Empowering Farmers through Knowledge

Optimizing Maize Growth: Essential Soil and Fertilizer Requirements


The four most crucial soil characteristics to take into account when producing maize are texture, structure, pH, and fertility.


  • Sandy clay loams and heavier soils with 10% to 30% clay content are ideal for growing maize. Heavy textured, well-drained soils (sandy clay loams and heavier). Reduced soil aeration and waterlogging both lower corn production.
  • Soils with a lighter texture and an appropriate environment require proper fertilizer application.


  • For growing maize, the ideal soil pH range is 5.5 to 6.5; it should not fall below 4.5 for light-colored, pale-textured soils and 5.0 for red or heavy soils.
  • Lime must be added to the soil to raise the pH if it is below 5.5. Either during the time of land preparation in September or October or during the winter plowing that is carried out in April or May, the lime is added to the soil. Although it is typically used mainly for strengthening soil structure, compost can also be added to the soil to change the pH.


Periodic laboratory soil testing is used to assess the requirement for liming. The following sums should never be exceeded at once:

Soil textureLime (kg/ha)

    After winter plowing, broadcast a disc deep enough to react with the top 30 cm of the soil before planting. Strongly acidic soil requires relatively large applications; half to two-thirds should be administered during the first season, and the remaining third during the second season. Apply modest amounts of lime to the soil’s surface (one bag for every bag of AN applied) as part of conservation tillage. Ideally, do this every year before the rains or irrigation, then use a form of tillage like rip-on-row.

    Fertilizer Requirements

    Average NPK Requirements for Certain Soils (for high rainfall/ irrigation)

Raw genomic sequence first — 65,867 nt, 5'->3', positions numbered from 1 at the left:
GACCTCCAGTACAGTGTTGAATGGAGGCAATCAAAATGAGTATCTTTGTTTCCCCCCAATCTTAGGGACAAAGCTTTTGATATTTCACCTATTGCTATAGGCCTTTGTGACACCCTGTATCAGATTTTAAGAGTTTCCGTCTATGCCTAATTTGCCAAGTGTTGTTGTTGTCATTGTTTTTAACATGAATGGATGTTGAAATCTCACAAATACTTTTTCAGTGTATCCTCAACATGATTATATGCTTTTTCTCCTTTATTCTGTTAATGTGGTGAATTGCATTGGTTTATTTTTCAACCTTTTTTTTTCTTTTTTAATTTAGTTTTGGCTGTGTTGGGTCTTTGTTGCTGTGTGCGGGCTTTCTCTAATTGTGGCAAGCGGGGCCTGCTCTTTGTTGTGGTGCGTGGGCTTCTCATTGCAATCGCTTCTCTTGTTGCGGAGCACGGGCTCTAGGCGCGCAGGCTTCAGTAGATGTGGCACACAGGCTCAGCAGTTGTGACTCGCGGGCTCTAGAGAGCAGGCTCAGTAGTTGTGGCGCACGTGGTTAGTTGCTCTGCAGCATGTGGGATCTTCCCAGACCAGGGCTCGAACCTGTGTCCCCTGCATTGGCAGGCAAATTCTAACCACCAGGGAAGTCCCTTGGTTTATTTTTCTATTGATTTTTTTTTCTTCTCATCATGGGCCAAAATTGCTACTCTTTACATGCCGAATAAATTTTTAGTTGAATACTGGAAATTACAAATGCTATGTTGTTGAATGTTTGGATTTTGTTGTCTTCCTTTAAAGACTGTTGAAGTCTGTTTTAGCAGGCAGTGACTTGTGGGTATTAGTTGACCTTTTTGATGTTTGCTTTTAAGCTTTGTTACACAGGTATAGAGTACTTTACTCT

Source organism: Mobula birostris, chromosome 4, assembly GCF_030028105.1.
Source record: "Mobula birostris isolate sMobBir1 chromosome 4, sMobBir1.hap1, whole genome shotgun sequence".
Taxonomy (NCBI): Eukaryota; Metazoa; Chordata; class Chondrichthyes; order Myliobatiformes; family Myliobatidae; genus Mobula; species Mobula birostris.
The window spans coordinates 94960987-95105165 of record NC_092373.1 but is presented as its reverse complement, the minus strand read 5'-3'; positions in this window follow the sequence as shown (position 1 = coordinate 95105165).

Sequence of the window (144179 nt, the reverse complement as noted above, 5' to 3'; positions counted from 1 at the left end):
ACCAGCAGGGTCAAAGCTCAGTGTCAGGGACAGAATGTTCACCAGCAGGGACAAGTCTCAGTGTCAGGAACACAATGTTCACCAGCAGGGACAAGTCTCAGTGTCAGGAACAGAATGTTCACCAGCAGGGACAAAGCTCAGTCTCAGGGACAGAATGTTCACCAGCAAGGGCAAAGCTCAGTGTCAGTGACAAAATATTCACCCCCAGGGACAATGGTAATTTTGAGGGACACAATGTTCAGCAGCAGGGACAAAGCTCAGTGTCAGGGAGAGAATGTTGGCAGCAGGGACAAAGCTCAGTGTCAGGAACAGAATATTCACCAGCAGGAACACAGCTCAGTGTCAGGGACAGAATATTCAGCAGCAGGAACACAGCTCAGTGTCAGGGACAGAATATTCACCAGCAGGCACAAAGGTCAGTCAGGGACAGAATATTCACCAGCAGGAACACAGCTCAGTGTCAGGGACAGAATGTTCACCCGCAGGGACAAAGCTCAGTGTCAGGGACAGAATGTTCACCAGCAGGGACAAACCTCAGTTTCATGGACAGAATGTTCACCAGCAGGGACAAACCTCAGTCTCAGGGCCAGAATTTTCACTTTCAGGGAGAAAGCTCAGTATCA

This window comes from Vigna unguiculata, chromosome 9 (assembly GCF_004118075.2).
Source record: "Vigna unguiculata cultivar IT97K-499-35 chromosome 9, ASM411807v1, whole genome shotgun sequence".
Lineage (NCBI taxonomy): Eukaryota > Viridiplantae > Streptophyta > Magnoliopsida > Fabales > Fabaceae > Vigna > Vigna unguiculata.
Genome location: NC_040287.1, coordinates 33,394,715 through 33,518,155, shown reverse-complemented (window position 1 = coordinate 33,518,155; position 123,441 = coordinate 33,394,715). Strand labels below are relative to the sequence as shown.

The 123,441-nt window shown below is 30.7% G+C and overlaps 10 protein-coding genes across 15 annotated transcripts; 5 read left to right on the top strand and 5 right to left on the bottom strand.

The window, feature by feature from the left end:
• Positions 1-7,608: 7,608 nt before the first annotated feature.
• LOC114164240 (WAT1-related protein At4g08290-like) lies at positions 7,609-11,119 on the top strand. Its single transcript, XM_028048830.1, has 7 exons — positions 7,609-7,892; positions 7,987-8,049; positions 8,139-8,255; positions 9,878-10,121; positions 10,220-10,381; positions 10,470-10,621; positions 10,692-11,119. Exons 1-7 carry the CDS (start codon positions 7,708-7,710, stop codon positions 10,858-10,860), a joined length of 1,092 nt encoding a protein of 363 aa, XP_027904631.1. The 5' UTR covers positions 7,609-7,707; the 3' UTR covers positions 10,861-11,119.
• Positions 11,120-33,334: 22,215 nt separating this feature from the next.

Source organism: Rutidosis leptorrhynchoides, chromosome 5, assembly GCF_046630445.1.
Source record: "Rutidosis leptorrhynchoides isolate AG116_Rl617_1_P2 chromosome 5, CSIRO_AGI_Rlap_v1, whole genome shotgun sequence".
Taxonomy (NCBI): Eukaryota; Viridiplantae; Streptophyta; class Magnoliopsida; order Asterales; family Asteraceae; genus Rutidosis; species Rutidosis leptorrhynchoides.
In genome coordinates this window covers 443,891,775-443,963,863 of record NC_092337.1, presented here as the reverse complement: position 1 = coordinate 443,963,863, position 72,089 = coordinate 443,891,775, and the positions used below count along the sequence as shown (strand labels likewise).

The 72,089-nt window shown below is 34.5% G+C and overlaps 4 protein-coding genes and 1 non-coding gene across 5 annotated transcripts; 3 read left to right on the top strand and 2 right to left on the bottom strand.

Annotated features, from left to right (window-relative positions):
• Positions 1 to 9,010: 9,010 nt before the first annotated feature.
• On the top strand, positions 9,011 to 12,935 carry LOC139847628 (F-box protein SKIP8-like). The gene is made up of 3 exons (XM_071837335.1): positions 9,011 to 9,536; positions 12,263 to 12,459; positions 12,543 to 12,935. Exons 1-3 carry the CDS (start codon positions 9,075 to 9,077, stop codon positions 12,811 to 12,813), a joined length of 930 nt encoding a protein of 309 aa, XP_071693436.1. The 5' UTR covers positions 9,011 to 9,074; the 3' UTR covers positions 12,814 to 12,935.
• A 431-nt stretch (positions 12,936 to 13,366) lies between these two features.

Fertilizer NutrientsSFL – GoodSFL – MediumSFL – Poor
    *NUpto 100100-160160-200 *(reduced by about 1/2 dry areas)
    Soil Fertility Status – SFL
    • Requirements for marginal areas are dependent on soil type and weather.

    Fertilizer rates

    • Sending soil samples for analysis is advisable before beginning any agricultural scheme. To be able to pinpoint the precise N, P, and K requirements of the soil, regular (every 4–5 years) soil study is required.
    • Samples of the soil must be taken between 15 and 20 cm deep for analysis. According to the fertility state shown by the soil study, crop history, and anticipated yield, the fertilizer program must be changed.

      General recommended fertilizer rates according to Natural Farming Region (NFR)

      NFRBase dressing fertilizerTop dressing fertilizer
      Compound D/MaizefertAmmonium Nitrate (AN)Urea
      I – III300 – 4006 – 8300 – 3506 – 7225 – 2655 -6
      III250 -3005 – 6200 – 2504 – 5150 -1903 – 4
      IV – V200 – 2504 – 5150 – 2003 – 4115 – 1503

      Time of application

          • All of the P, K, and micronutrient requirements are typically met by applying compound fertilizers before or during planting, while the remaining 2/3 of the N is applied as a top dressing in the form of ammonium nitrate or urea.
          • At 4-6 weeks after planting, or at maize knee height if applied once, top-dressing fertilizer is advised. The top dressing can be separately applied in sandy soils and/or with high rainfall, which increases leaching. The first half can be administered four to six weeks after planting, and the last half eight weeks later.
          • Deficits in secondary (sulfur, calcium, and magnesium) and minor/trace elements (zinc, copper, boron, and molybdenum) need to be tracked and addressed.

          Methods of fertilizer application:

              • banding in plantation rows and,
              • broadcasted. Since fertilizer is concentrated close to the plant roots, banding is typically more effective than broadcasting.

              Other soil nutrient replenishing methods

              These include natural fertilizers like compost, termite mound soil, and cured animal manure as well as agroforestry and the inclusion of green manure crops such as velvet bean, cowpea, and sun hemp.

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